On Numeracy

Crazy Chart

The Democratic Congressional Campaign Committee (DCCC) has compelled me to violate my own rule about not embedding tweets. Second time in a week that’s happened.

Before we get to the tweet, let’s clarify a few things: the DCCC is an explicitly partisan organization. In their own words (from the “About Us” page of their website), the DCCC is “the only political committee in the country whose principal mission is to support Democratic House candidates every step of the way to fortify and expand our new Democratic Majority.”

As a campaign organization whose goal is keeping the U.S. Congress in Democratic hands, the DCCC is obviously not beholden to the standards of ethics and fairness we apply to our broken news media.

One can’t criticize them for hyperbole or misrepresentation: that’s their job.

And a miserable job it must be, right now: Congressional Democrats are a dead man walking.

Even so, the tweet they fired off yesterday may be one of the saddest bits of political spin I’ve ever seen.

It’s sad because it’s almost impossible not to read it as sarcasm.

The same exact tweet—same graphic, same wording—could have been tweeted out by Republicans. And by now it probably has been. (This isn’t the kind of blog where we go diving into ratios and retweets and comments: we have a general principle of Twitter delenda est.)

I’ve illustrated this type of numerical prestidigitation before: notice that the y-axis (the one on the left) has a range from $3.375 to $3.415. The charted values don’t even need all that cushion: they only range from $3.40 to $3.38.

It looks like quite a descent on that chart, but let’s see how it looks with a y-axis that begins at 0:

That’s the same data, and it ought to give you a better sense of the ultimate truth of the matter: a two-cent drop in the price of $3.40 gasoline represents a decrease of 0.5882%.

It’s essentially invisible to the naked eye.

Thanks, Joe Biden!

The DCCC is just trying to play the cards it’s been dealt. They’re lousy cards, as you can see in this chart I was able to pull off the St. Louis Fed’s website. (I’m not trying to be deceptive with the data: there’s just no option for forcing the x-axis to begin at zero):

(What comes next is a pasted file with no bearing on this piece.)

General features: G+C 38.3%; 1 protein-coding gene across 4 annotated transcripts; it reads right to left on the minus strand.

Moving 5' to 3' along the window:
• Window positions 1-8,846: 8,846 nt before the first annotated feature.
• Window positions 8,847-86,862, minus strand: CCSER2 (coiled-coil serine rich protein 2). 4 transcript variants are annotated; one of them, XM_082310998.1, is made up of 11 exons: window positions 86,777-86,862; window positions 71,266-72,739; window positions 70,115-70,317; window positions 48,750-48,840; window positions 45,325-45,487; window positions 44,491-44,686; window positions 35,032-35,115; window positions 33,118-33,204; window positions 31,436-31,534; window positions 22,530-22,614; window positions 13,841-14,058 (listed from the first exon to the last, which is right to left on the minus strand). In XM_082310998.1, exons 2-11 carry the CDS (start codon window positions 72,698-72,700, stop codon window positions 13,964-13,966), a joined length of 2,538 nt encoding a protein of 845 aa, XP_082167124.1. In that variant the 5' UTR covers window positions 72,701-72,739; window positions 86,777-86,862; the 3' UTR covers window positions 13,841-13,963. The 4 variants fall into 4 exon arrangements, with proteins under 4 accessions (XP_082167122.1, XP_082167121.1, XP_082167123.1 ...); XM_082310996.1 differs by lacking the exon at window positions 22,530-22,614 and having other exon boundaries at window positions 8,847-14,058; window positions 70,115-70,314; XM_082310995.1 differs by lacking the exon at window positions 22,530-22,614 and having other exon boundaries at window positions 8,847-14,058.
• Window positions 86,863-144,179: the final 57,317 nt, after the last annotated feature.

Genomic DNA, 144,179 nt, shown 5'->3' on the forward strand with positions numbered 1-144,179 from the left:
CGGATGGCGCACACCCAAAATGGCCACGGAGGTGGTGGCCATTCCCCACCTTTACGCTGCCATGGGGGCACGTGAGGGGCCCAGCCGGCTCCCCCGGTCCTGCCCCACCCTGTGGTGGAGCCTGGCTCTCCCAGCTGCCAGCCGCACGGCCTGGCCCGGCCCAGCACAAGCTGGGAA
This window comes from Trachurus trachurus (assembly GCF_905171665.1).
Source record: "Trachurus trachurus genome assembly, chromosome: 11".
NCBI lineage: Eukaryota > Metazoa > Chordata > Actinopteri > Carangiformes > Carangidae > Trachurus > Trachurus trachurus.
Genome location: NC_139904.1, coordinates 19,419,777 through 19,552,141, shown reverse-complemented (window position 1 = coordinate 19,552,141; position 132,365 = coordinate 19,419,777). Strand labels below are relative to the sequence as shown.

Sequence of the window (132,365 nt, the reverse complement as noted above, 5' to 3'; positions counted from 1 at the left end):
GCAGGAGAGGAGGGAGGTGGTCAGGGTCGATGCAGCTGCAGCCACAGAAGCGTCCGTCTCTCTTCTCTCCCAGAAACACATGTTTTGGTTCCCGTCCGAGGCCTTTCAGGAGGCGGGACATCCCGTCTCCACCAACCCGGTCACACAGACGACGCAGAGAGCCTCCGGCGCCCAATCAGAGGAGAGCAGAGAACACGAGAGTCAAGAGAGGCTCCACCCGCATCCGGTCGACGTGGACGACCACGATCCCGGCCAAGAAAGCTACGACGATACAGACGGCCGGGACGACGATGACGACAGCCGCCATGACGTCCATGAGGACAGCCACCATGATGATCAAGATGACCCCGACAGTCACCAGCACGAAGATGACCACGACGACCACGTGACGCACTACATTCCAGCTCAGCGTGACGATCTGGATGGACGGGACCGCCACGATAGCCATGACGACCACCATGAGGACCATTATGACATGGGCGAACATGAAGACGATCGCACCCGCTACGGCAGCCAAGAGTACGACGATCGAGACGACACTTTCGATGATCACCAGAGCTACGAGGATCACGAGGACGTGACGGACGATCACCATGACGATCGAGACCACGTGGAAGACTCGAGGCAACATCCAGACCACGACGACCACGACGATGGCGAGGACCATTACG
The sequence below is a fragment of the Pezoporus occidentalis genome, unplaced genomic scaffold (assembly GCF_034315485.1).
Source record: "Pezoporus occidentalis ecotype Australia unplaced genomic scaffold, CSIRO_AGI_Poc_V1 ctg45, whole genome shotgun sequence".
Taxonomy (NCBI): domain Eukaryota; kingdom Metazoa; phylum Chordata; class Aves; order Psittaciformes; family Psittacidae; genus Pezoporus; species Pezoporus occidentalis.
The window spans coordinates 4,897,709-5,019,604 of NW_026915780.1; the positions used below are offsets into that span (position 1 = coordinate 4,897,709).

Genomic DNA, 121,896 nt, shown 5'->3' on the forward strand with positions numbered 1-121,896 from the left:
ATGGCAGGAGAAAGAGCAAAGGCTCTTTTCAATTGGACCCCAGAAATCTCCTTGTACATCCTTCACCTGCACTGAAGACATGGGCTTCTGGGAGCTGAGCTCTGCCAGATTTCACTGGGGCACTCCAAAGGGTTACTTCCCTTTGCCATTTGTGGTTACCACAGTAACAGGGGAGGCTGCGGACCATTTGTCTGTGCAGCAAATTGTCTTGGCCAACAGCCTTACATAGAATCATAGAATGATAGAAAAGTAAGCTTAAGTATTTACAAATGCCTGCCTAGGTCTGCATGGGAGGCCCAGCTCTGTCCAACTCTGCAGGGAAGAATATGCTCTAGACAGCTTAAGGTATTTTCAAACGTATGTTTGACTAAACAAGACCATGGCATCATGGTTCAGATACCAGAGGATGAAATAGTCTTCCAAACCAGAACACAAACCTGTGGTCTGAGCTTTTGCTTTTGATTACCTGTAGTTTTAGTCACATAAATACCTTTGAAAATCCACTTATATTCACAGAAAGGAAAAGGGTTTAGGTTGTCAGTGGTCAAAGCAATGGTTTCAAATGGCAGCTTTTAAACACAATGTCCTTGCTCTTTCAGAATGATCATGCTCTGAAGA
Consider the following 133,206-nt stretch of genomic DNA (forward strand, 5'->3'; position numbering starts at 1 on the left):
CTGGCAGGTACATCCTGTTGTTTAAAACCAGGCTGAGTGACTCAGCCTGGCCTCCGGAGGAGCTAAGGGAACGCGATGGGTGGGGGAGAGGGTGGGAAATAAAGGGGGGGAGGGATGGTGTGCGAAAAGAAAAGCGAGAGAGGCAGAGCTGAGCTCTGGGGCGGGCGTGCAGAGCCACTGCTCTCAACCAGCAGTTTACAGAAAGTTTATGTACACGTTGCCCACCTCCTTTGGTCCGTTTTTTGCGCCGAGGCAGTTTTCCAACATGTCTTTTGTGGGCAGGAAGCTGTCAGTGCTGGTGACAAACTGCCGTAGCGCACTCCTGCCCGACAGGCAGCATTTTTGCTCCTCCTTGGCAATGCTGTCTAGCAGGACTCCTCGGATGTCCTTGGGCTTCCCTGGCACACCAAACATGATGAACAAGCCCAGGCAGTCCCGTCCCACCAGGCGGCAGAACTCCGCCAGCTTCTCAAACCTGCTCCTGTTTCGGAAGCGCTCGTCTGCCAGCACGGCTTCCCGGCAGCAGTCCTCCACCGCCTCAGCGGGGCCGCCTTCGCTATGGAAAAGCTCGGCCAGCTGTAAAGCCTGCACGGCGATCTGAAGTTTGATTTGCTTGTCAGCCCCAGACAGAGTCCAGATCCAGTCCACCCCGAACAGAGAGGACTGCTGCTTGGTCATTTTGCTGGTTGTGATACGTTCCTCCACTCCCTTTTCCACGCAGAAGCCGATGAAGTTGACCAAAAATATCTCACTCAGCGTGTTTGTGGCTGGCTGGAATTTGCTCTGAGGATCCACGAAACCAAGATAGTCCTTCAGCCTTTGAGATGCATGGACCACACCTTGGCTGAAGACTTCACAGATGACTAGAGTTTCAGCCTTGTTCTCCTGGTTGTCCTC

The arrows are something I added myself: the first is pointing to Election Day 2020, the second to the day Joe Biden was sworn in as president.

So it’s not just that the DCCC has been dealt a bad hand: its tweeters are also exceptionally bad card players.

Here’s why:

If we’re generous enough to say gas was running at about $2.20 per gallon when Joe Biden was elected, the fact remains that the rise to $3.40 represents an increase of 35.29%.

Now that gas is down two cents, to $3.38, that increase has been reduced to just 34.71%.

In giving credit to Joe Biden for the two-cent drop in gas prices from the 15th to the 29th of November, they’re tacitly acknowledging that presidential policy can steer gas prices.

Meaning they’re inadvertently saying that Biden is responsible for the 34.71% price increase since he was elected (or the 29.41% increase since he was sworn in).

Thanks, Brandon Joe Biden!

If you keep bringing the price down by a penny per week, it’ll only take two more years to get it back where it was on Inauguration day.

Of course, that means gas will only be about fifty cents cheaper on election day 2022. Voters would therefore still be paying about 15% more at the pump than they did when Biden took office. That’s probably not enough to make or break things for the Democratic majority, but it’s certainly not going to help.

So maybe the DCCC really was being sarcastic.

But let’s put all the specifics aside and focus on the real questions:

Is the DCCC genuinely stupid enough to believe this two-cent drop on the heels of a $1.20 increase is something to get excited about?

Does the DCCC actually believe Americans are stupid enough to believe it is?

Most frightening of all: are Americans indeed stupid enough to believe it?